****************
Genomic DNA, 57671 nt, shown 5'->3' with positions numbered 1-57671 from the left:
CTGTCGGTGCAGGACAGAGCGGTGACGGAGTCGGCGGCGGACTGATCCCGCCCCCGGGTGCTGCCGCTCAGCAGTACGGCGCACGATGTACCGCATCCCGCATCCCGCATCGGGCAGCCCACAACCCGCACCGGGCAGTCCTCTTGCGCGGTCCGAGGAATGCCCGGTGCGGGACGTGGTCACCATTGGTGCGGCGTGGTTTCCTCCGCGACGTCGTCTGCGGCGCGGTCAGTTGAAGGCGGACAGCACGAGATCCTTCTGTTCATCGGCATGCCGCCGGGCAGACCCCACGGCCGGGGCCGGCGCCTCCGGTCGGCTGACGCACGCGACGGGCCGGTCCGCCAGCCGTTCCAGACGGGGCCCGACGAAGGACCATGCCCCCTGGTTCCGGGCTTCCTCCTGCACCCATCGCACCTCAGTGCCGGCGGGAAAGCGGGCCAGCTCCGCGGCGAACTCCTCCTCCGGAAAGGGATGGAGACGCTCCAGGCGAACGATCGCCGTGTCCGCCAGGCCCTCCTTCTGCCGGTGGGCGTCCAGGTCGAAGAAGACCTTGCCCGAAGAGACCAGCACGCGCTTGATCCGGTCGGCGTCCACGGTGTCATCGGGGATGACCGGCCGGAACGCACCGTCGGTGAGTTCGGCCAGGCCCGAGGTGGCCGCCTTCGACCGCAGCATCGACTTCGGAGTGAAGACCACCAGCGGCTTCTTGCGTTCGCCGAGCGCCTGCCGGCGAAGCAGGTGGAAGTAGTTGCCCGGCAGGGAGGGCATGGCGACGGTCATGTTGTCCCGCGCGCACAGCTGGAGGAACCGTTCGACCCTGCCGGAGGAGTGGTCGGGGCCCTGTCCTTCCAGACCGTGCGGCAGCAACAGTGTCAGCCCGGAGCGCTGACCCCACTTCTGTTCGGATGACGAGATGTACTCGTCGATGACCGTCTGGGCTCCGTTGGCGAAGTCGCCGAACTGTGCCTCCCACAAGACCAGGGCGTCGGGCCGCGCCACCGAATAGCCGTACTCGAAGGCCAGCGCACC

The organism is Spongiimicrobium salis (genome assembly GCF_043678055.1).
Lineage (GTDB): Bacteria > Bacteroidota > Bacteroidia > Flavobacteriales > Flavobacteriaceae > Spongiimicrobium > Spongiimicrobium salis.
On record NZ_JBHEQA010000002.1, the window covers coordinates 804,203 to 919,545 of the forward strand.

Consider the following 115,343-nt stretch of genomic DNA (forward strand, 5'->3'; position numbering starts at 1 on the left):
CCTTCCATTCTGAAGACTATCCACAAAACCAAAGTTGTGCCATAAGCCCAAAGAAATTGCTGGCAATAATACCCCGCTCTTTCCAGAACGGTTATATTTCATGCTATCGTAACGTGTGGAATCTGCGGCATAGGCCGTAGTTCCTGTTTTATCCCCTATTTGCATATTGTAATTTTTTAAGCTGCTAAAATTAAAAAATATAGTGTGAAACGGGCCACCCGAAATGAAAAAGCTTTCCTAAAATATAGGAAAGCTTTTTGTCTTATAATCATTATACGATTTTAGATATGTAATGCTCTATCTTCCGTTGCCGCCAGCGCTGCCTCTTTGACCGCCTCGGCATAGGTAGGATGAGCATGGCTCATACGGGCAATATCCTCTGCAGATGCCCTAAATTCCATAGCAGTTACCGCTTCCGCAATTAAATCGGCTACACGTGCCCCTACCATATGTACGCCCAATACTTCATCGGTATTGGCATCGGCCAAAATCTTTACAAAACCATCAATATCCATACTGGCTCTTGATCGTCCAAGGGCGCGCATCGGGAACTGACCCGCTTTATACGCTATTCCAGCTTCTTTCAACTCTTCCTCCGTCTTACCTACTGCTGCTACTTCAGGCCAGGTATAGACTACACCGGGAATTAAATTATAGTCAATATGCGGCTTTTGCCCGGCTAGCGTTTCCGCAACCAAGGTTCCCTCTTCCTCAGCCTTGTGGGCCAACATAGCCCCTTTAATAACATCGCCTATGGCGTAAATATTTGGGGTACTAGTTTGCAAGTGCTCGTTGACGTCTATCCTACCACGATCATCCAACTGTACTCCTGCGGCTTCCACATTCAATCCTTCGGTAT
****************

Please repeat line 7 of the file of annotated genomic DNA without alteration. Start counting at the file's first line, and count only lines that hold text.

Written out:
CCTTCCATTCTGAAGACTATCCACAAAACCAAAGTTGTGCCATAAGCCCAAAGAAATTGCTGGCAATAATACCCCGCTCTTTCCAGAACGGTTATATTTCATGCTATCGTAACGTGTGGAATCTGCGGCATAGGCCGTAGTTCCTGTTTTATCCCCTATTTGCATATTGTAATTTTTTAAGCTGCTAAAATTAAAAAATATAGTGTGAAACGGGCCACCCGAAATGAAAAAGCTTTCCTAAAATATAGGAAAGCTTTTTGTCTTATAATCATTATACGATTTTAGATATGTAATGCTCTATCTTCCGTTGCCGCCAGCGCTGCCTCTTTGACCGCCTCGGCATAGGTAGGATGAGCATGGCTCATACGGGCAATATCCTCTGCAGATGCCCTAAATTCCATAGCAGTTACCGCTTCCGCAATTAAATCGGCTACACGTGCCCCTACCATATGTACGCCCAATACTTCATCGGTATTGGCATCGGCCAAAATCTTTACAAAACCATCAATATCCATACTGGCTCTTGATCGTCCAAGGGCGCGCATCGGGAACTGACCCGCTTTATACGCTATTCCAGCTTCTTTCAACTCTTCCTCCGTCTTACCTACTGCTGCTACTTCAGGCCAGGTATAGACTACACCGGGAATTAAATTATAGTCAATATGCGGCTTTTGCCCGGCTAGCGTTTCCGCAACCAAGGTTCCCTCTTCCTCAGCCTTGTGGGCCAACATAGCCCCTTTAATAACATCGCCTATGGCGTAAATATTTGGGGTACTAGTTTGCAAGTGCTCGTTGACGTCTATCCTACCACGATCATCCAACTGTACTCCTGCGGCTTCCACATTCAATCCTTCGGTAT